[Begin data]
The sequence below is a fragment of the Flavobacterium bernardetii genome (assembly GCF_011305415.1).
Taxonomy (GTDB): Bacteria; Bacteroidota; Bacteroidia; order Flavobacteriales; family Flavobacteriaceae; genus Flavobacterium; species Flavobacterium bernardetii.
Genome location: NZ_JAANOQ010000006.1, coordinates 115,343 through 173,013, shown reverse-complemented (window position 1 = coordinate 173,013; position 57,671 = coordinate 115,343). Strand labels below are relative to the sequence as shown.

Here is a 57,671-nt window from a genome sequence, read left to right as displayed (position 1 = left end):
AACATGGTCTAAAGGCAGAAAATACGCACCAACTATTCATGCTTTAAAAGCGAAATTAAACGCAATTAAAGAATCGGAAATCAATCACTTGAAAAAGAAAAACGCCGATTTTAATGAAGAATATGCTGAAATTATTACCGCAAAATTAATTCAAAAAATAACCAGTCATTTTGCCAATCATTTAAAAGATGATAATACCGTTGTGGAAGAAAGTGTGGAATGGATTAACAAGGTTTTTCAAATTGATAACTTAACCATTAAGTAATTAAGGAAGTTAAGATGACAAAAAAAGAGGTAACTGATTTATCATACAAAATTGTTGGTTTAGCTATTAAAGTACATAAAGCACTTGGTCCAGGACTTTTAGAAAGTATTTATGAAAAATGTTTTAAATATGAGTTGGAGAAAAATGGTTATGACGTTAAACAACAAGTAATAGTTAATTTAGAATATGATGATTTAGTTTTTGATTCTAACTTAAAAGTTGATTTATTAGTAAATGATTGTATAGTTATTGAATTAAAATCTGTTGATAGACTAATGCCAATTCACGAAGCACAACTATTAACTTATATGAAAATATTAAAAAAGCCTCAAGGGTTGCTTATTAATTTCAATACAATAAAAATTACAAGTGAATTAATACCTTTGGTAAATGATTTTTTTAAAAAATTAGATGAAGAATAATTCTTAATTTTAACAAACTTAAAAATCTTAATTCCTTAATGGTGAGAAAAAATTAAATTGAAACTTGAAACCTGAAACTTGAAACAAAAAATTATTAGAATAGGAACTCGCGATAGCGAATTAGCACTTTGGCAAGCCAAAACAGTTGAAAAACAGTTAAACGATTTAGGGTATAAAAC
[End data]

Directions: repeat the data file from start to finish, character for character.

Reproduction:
The sequence below is a fragment of the Flavobacterium bernardetii genome (assembly GCF_011305415.1).
Taxonomy (GTDB): Bacteria; Bacteroidota; Bacteroidia; order Flavobacteriales; family Flavobacteriaceae; genus Flavobacterium; species Flavobacterium bernardetii.
Genome location: NZ_JAANOQ010000006.1, coordinates 115,343 through 173,013, shown reverse-complemented (window position 1 = coordinate 173,013; position 57,671 = coordinate 115,343). Strand labels below are relative to the sequence as shown.

Here is a 57,671-nt window from a genome sequence, read left to right as displayed (position 1 = left end):
AACATGGTCTAAAGGCAGAAAATACGCACCAACTATTCATGCTTTAAAAGCGAAATTAAACGCAATTAAAGAATCGGAAATCAATCACTTGAAAAAGAAAAACGCCGATTTTAATGAAGAATATGCTGAAATTATTACCGCAAAATTAATTCAAAAAATAACCAGTCATTTTGCCAATCATTTAAAAGATGATAATACCGTTGTGGAAGAAAGTGTGGAATGGATTAACAAGGTTTTTCAAATTGATAACTTAACCATTAAGTAATTAAGGAAGTTAAGATGACAAAAAAAGAGGTAACTGATTTATCATACAAAATTGTTGGTTTAGCTATTAAAGTACATAAAGCACTTGGTCCAGGACTTTTAGAAAGTATTTATGAAAAATGTTTTAAATATGAGTTGGAGAAAAATGGTTATGACGTTAAACAACAAGTAATAGTTAATTTAGAATATGATGATTTAGTTTTTGATTCTAACTTAAAAGTTGATTTATTAGTAAATGATTGTATAGTTATTGAATTAAAATCTGTTGATAGACTAATGCCAATTCACGAAGCACAACTATTAACTTATATGAAAATATTAAAAAAGCCTCAAGGGTTGCTTATTAATTTCAATACAATAAAAATTACAAGTGAATTAATACCTTTGGTAAATGATTTTTTTAAAAAATTAGATGAAGAATAATTCTTAATTTTAACAAACTTAAAAATCTTAATTCCTTAATGGTGAGAAAAAATTAAATTGAAACTTGAAACCTGAAACTTGAAACAAAAAATTATTAGAATAGGAACTCGCGATAGCGAATTAGCACTTTGGCAAGCCAAAACAGTTGAAAAACAGTTAAACGATTTAGGGTATAAAAC